The ECB continued the restructuring of the England coaching set-up on Wednesday by announcing the appointment of Paul Farbrace as assistant coach. More »

SC asks Mudgal committee to continue

SC asks Mudgal committee to continue

Mukul Mudgal has communicated to the court his willingness to take up the investigation and has been asked to specify the terms and modalities on April… More »

Sri Lanka players resolve pay dispute

Sri Lanka players resolve pay dispute

The pay dispute between Sri Lanka Cricket and its 13 contracted players ended on Wednesday when the latter agreed to accept 10 percent of the participation… More »

Hope to be fit for next game - Pietersen

Hope to be fit for next game - Pietersen

With two heavy defeats at the hands of Bangalore and Chennai, Daredevils currently languish near the bottom of the table. More »

'SC decision could hurt BCCI's status'

'SC decision could hurt BCCI's status'

The Supreme Court prefers that the Justice Mudgal panel further investigate the IPL corruption scandal. More »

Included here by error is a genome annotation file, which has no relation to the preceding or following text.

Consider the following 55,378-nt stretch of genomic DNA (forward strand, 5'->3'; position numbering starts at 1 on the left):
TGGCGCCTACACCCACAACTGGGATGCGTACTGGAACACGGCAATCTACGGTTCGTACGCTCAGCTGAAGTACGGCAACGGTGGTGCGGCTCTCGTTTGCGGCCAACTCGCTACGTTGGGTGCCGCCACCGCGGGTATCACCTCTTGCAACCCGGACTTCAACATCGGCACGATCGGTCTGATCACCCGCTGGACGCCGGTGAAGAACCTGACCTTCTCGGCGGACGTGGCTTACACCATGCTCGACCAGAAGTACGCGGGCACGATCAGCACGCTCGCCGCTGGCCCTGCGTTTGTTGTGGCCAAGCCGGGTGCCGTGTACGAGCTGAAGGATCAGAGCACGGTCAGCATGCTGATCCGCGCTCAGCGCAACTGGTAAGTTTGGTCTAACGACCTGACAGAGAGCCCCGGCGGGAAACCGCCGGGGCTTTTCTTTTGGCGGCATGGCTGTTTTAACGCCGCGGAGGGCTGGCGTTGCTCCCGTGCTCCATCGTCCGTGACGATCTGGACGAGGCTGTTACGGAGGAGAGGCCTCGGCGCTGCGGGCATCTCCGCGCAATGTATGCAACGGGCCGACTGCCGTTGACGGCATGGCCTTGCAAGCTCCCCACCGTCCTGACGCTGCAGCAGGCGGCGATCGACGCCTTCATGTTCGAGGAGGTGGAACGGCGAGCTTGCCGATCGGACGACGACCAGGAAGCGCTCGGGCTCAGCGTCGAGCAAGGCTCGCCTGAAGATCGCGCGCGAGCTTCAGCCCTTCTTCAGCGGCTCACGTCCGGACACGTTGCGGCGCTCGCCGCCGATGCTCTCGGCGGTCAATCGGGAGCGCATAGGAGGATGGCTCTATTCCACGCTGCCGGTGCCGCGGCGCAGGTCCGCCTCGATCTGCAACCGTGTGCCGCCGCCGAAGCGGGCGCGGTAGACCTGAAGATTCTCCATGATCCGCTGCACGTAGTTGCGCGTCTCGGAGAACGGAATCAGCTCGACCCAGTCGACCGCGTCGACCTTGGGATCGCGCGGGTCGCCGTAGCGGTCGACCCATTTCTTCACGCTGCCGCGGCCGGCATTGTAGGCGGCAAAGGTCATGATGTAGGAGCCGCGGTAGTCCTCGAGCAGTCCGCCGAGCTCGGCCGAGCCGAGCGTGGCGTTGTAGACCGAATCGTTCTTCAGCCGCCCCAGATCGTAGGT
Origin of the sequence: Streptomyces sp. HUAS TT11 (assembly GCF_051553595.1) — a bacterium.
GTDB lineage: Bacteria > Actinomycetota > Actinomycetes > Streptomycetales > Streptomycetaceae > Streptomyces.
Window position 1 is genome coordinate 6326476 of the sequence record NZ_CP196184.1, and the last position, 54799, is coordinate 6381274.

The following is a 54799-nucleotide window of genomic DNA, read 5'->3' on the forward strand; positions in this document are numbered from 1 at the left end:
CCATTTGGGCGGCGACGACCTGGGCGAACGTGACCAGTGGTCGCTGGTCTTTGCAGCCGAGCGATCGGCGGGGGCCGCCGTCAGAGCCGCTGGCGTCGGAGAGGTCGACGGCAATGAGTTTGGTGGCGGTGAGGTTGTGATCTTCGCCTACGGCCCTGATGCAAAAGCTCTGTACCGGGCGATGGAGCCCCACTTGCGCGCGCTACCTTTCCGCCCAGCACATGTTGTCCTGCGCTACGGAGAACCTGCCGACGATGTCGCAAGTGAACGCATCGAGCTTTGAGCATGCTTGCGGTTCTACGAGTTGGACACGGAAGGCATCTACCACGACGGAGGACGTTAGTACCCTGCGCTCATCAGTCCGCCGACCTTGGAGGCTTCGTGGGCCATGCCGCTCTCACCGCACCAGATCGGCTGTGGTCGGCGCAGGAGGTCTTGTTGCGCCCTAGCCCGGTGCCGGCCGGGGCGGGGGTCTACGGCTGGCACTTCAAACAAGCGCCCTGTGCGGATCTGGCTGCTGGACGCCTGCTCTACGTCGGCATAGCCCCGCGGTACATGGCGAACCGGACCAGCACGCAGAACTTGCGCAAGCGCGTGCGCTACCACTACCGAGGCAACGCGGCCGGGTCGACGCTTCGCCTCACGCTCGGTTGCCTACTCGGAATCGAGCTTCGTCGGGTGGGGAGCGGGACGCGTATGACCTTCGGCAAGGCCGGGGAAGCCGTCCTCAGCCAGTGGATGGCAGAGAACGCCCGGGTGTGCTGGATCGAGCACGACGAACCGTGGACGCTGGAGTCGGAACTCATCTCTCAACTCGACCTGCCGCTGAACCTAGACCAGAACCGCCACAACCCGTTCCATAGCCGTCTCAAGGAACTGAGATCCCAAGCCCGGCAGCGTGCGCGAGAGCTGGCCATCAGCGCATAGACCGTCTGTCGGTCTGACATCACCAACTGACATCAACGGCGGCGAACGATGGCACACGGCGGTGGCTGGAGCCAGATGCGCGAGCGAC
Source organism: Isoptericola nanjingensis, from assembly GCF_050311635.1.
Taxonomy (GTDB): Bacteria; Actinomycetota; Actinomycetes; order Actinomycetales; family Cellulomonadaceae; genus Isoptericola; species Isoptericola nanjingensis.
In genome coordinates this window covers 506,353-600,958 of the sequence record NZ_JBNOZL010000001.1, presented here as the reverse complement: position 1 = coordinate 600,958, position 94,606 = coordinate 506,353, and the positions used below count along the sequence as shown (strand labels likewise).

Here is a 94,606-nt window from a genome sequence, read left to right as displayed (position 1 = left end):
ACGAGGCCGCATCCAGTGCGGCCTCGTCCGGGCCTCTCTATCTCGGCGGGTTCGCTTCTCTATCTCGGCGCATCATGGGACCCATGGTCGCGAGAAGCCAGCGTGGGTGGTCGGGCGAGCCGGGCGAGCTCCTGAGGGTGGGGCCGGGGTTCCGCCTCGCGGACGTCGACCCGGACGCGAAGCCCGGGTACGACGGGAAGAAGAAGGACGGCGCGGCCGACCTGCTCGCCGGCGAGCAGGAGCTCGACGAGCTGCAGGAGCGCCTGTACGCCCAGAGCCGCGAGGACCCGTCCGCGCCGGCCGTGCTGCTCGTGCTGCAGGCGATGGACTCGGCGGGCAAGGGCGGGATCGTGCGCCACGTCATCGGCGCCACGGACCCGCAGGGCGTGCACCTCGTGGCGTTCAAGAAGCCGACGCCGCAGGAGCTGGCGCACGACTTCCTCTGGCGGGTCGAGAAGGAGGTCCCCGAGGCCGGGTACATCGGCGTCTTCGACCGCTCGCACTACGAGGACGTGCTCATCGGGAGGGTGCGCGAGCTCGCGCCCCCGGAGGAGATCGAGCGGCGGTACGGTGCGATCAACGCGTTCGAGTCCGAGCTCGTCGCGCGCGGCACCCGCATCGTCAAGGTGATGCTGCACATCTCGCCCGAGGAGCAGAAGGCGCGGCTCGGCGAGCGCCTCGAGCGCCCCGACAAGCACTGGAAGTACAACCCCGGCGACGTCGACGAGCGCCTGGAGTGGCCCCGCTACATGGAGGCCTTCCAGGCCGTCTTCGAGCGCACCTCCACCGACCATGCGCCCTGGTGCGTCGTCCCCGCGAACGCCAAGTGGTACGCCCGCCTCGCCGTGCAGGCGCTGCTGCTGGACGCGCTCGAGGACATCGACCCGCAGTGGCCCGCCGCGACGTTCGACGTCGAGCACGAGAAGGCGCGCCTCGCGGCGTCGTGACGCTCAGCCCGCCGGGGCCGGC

Mudgal panel drops bombshell in court

Mudgal panel drops bombshell in court

The Mukul Mudgal probe committee dropped a bombshell in the Supreme Court on Tuesday by making a sensational claim that it was forced to stop audio recording… More »

Perfect Punjab trounce Hyderabad

Perfect Punjab trounce Hyderabad

IPL7, GAME 9—Maxwell (95, 43b), Balaji (4-13) set up 72-run win. More »

Have the ECB played an unfair game?

Have the ECB played an unfair game?

Money talks, but it is in light of this ICC shakeup that the ECB's act of soliciting of another team's coach deteriorates from free-market aggression to… More »

Farbrace quits for England post

Farbrace quits for England post

He will assist Peter Moores who was unveiled as the new England coach on Saturday. More »

Moin appointed to manage Pakistan team

Moin appointed to manage Pakistan team

Pakistan on Monday reappointed Moin Khan as chief selector and manager of the national team, a week after fellow former captain Rashid Latif turned down… More »

Chennai smash Delhi for first win

Chennai smash Delhi for first win

IPL7, MATCH 8—Raina-led middle order, superlative catching give CSK a 93-run win. More »

'BCCI reputation lowest in 80 years'

'BCCI reputation lowest in 80 years'

The former BCCI president says he was "disillusioned" by the happenings at the emergent working committee meeting on Sunday. More »